June 15, 2006
A recent addition to the Hopedale history website is Don McGrath’s memories of the founding of
Sacred Heart Church in Hopedale.
Canoe and kayak rentals will be available at Hopedale Pond this summer.
Sophie Carter Whitin Draper, 94, died on May 26.
It’s been a good year for lady slippers in the Parklands. At least, I noticed them in more places that I
had in the past. I’ve seen them in five different locations in the last couple of weeks. It’s a short season,
though. They only last about a week. I’ve added pictures of a few other wildflowers (even including
poison ivy) to the website this week. Here's a link to them.
Tom Lipsky and the Parklands
My cousin, Bill Wright, recently suggested, because of my frequent mention of the Parklands lately, that
I contact his friend, Tom Lipsky, who had spent a large amount of time there years ago. I did, and Tom
sent me the following memories.
I was raised on Lake Street, and spent many hours in the Parklands, which was a short walk away. I
kept notes of every species of bird that I saw, in every season. Of course, the species I saw are typical
of any forest and pond habitat in the state, but keeping track made the walks more enjoyable.
I remember spending up to eight hours some days in the woods, just listening, watching, and waiting.
I've seen osprey diving for fish; a small group of river otters feeding in a cove; huge groups of
blackbirds moving in October, as well as nighthawks streaming at dusk, feeding on flying ants as they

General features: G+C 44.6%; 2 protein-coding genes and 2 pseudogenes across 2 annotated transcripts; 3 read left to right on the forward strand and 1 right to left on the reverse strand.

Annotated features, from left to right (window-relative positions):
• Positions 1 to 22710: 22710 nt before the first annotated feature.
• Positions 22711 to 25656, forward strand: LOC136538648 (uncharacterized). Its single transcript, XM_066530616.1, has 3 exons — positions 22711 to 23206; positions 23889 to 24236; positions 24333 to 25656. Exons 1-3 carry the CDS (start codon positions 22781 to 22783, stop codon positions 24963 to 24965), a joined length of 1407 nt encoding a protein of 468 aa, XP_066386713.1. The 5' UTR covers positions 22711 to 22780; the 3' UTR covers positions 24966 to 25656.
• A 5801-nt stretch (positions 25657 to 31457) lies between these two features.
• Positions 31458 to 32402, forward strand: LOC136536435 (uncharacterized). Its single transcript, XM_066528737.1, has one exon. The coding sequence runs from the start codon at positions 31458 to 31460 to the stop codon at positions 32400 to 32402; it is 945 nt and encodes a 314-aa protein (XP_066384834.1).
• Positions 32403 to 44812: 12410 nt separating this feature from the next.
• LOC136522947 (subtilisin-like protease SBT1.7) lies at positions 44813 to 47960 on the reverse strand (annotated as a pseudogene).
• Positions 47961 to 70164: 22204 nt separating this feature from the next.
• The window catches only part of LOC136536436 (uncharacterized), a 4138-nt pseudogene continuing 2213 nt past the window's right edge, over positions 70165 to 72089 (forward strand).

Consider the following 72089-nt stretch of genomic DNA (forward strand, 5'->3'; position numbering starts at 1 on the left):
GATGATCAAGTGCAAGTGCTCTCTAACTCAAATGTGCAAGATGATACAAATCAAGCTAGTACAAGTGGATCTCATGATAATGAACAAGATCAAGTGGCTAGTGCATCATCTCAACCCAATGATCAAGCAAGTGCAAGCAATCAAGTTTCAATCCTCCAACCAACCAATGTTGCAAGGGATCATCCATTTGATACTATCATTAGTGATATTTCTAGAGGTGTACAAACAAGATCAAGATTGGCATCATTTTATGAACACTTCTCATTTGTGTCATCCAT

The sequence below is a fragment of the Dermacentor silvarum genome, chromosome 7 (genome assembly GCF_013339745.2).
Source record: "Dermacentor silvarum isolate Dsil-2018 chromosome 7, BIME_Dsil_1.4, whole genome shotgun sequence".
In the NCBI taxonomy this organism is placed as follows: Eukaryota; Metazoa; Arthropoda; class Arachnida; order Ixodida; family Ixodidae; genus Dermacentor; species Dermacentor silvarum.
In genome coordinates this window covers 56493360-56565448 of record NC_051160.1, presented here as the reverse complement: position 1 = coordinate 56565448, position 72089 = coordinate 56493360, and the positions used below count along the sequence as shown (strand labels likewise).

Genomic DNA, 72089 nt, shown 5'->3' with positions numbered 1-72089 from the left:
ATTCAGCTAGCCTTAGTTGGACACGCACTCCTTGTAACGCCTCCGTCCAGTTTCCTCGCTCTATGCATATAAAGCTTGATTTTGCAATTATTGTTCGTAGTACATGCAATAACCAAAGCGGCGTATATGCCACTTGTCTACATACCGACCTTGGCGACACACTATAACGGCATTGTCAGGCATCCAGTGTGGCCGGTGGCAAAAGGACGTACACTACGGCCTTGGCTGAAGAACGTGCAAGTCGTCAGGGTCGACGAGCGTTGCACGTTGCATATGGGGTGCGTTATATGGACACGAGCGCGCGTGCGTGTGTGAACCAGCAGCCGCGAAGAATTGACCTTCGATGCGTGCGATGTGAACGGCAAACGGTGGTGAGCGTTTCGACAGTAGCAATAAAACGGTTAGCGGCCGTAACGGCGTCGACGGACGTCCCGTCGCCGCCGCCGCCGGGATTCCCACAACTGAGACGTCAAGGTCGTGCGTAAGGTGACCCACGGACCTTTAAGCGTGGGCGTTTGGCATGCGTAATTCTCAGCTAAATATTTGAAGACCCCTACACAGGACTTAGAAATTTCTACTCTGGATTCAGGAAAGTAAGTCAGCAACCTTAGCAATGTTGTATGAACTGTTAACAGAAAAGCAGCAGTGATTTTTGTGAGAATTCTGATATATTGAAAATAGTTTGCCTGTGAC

migrated; hawks, herons, ducks and owls. I recall the robin I freed from a fishing line at West Cove.
And, I saw definite evidence of breeding worm-eating warbler, a bird which has Connecticut and
Massachusetts as its northernmost range. My sighting could have been one of the first, if not the first of
the breeding of this bird in this state. It seemed every time I went out I saw something interesting. I
even put up some swallow boxes in the stream above the Rustic Bridge, and enjoyed the families that
eventually moved in.
The Parklands is a jewel in a highly developed area. Now I live in Stow, where I have a small parcel
that backs up to an apple orchard, which backs up to the town forest, which backs up to the new
National Wildlife Refuge, just opened last year. So, I get my forest fix whenever I want. But my
memories of Hopedale are an integral part of me and I could not have grown up in a better place.
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